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Pathological Case of the Month

Jeanne Ackerman, MD; Patricia J. Emmanuel, MD; Enid Gilbert-Barness, MD
Arch Pediatr Adolesc Med. 1995;149(7):821-822. doi:10.1001/archpedi.1995.02170200111020.
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A 6-YEAR-OLD boy complained of evening fevers, with a temperature of 38.9°C to 39.4°C and diffuse abdominal pain for 9 days. He denied any chills, vomiting, or change in bowel habits or appetite. The patient lived with his mother and two brothers in a trailer home with well water. He denied any exposure to pets. Physical examination revealed a diffusely tender abdomen with bilateral inguinal and cervical adenopathy. Ultrasonography and a computed tomographic scan of the abdomen confirmed both liver and spleen abscesses. A splenectomy and liver biopsy were performed, and histologic sections of the liver (Figure 1 and Figure 2) and spleen (Figure 3 and Figure 4) are shown below.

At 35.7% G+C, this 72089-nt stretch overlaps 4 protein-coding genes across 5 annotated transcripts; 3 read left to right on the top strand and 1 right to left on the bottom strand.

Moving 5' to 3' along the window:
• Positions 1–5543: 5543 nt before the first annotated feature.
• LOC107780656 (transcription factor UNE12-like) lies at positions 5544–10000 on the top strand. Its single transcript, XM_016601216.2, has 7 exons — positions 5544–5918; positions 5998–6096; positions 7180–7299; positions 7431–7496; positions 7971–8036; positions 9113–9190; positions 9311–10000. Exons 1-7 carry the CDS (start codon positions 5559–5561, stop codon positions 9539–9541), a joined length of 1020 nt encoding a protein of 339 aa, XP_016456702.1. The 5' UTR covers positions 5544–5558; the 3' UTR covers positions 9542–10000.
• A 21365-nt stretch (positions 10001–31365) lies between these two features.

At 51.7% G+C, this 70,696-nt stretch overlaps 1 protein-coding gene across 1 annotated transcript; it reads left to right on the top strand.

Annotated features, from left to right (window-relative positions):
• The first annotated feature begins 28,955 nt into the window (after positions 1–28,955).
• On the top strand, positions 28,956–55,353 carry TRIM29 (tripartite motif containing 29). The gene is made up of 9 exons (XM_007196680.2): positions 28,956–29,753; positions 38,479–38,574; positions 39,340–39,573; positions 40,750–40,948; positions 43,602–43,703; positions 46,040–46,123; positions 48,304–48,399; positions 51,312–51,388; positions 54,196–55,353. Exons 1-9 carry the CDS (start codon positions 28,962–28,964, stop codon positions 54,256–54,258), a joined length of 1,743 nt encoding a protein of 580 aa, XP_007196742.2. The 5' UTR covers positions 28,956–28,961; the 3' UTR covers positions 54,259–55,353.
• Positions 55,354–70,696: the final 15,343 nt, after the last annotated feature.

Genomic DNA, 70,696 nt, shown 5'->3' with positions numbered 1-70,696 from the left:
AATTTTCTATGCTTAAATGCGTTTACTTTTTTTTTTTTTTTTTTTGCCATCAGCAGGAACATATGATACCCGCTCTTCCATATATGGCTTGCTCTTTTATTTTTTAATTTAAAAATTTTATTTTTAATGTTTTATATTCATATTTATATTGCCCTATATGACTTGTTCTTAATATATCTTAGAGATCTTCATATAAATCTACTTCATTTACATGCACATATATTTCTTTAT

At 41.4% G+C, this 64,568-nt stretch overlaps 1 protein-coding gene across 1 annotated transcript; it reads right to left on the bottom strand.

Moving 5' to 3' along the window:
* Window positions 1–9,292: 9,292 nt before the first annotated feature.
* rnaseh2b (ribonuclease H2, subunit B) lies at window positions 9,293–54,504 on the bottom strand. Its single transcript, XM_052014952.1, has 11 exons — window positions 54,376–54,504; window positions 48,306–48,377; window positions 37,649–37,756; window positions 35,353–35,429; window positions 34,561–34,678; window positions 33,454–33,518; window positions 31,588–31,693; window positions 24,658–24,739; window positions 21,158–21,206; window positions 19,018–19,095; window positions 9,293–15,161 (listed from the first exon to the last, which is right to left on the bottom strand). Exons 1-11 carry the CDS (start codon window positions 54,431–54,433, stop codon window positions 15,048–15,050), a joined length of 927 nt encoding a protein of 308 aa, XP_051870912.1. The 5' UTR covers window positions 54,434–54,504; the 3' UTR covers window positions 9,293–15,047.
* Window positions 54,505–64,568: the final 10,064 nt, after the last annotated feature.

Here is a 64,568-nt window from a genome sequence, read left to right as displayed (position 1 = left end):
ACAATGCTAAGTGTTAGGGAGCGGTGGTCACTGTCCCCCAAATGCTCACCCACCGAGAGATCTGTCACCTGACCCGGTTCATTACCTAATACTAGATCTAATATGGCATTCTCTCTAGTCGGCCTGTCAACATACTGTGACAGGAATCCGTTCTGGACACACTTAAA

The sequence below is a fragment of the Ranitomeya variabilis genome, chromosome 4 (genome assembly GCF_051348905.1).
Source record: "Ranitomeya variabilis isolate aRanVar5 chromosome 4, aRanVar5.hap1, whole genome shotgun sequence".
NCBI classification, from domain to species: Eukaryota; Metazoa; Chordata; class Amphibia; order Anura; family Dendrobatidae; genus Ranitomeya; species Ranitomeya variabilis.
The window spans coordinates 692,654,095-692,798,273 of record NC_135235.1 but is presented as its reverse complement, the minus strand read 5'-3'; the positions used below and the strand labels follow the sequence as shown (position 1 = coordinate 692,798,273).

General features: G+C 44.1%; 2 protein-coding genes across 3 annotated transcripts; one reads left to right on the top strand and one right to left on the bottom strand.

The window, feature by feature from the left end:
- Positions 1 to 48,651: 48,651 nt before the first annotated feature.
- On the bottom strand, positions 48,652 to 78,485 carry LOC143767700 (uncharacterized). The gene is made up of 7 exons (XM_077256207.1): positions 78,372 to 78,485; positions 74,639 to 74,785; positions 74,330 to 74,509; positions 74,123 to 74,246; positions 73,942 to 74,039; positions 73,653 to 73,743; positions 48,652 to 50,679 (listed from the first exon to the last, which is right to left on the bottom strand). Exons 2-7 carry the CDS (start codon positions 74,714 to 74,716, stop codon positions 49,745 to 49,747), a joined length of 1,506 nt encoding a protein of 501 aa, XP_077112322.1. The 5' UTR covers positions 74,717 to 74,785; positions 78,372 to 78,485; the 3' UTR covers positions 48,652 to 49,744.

Diagnosis and Discussion 

Systemic Cat-scratch Disease  After an extensive workup for bacterial, viral, and fungual sources, a diagnosis of systemic catscratch disease

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